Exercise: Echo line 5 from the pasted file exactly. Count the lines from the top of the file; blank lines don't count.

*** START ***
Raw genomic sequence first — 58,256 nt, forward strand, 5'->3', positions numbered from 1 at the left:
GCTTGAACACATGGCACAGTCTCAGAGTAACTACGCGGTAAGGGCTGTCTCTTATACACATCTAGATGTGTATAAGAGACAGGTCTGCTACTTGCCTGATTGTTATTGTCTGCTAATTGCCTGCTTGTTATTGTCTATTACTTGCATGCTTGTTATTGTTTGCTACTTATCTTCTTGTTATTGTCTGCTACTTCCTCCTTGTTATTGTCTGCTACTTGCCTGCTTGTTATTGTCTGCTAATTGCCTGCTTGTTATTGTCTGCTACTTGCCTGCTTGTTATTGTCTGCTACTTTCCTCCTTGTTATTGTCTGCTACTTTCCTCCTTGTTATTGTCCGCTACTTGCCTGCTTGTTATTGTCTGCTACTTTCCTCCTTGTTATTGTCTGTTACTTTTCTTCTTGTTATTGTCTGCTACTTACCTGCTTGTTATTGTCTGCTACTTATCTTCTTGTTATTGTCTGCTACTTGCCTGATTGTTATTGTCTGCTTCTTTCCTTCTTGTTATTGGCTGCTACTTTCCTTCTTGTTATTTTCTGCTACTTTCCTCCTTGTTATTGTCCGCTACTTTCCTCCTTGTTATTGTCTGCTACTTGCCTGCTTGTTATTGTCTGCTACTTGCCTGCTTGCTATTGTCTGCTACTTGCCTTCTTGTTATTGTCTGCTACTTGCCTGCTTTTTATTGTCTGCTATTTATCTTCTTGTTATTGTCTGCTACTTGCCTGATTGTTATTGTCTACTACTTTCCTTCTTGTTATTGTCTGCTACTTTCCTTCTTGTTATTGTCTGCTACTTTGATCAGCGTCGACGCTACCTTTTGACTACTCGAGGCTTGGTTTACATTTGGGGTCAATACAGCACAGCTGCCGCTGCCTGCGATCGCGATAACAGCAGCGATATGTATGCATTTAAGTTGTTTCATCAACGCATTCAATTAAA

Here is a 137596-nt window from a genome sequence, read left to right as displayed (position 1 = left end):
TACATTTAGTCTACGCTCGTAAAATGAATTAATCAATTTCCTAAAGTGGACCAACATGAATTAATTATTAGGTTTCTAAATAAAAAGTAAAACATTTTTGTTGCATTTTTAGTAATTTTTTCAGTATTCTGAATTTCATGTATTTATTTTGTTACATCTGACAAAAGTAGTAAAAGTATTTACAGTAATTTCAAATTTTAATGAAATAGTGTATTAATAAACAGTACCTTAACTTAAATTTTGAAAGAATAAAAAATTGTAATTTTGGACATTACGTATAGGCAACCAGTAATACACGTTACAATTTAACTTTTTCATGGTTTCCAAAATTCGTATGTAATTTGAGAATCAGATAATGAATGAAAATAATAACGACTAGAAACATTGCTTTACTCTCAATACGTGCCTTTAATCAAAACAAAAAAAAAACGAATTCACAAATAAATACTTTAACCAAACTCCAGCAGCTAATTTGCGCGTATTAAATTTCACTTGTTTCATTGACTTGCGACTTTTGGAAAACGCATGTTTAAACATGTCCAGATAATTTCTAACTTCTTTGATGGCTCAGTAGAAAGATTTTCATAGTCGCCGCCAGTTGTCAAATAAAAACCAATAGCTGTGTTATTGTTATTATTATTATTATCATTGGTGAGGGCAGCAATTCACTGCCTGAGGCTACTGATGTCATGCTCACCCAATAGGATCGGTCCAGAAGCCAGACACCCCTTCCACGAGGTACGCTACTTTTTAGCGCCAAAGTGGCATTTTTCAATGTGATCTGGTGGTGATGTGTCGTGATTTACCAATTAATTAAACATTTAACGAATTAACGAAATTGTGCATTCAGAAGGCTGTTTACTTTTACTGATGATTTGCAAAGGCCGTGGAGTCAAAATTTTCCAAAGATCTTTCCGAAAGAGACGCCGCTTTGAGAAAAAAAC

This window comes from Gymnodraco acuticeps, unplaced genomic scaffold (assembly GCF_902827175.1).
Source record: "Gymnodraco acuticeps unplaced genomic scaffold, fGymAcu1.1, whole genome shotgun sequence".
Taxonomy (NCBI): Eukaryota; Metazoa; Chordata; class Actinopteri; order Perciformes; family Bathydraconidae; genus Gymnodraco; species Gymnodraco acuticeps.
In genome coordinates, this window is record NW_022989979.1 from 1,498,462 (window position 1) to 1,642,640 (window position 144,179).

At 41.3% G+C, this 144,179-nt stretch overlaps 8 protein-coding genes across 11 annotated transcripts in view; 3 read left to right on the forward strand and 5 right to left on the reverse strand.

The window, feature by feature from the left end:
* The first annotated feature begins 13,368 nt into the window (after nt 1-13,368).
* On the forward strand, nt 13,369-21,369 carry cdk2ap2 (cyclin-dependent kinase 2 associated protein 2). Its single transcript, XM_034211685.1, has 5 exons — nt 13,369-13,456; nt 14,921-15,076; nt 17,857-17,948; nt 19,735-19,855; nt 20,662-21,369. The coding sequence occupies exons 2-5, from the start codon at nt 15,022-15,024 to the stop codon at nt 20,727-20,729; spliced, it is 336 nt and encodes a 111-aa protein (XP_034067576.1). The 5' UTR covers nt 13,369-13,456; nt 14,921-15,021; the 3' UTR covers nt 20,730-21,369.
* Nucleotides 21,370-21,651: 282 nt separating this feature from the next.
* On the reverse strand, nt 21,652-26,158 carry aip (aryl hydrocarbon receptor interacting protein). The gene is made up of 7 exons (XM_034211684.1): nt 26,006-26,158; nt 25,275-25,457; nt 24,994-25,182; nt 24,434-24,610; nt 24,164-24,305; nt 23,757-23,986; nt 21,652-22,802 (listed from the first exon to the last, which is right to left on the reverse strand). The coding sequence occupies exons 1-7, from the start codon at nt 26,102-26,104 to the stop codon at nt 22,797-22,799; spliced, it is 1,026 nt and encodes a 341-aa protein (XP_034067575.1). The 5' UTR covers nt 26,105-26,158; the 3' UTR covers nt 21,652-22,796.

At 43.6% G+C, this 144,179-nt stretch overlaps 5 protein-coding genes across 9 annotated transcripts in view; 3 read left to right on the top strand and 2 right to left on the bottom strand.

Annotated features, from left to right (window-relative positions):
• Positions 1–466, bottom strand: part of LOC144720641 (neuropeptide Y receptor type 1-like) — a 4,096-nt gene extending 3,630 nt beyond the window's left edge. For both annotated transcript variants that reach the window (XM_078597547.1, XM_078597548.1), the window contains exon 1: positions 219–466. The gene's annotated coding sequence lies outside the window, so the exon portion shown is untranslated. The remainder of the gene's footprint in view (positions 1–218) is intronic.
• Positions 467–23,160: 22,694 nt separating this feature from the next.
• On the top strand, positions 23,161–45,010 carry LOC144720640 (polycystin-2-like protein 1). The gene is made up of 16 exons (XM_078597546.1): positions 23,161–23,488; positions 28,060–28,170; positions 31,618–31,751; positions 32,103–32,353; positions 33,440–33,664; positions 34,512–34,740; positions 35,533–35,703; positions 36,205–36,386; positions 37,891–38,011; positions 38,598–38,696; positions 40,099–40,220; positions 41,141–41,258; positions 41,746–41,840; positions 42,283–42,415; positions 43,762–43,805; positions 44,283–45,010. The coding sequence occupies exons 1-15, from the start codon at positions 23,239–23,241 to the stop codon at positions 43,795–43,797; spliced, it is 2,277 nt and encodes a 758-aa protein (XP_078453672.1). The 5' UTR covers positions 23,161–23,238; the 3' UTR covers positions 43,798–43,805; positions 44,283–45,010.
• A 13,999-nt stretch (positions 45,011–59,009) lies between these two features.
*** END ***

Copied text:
This window comes from Gymnodraco acuticeps, unplaced genomic scaffold (assembly GCF_902827175.1).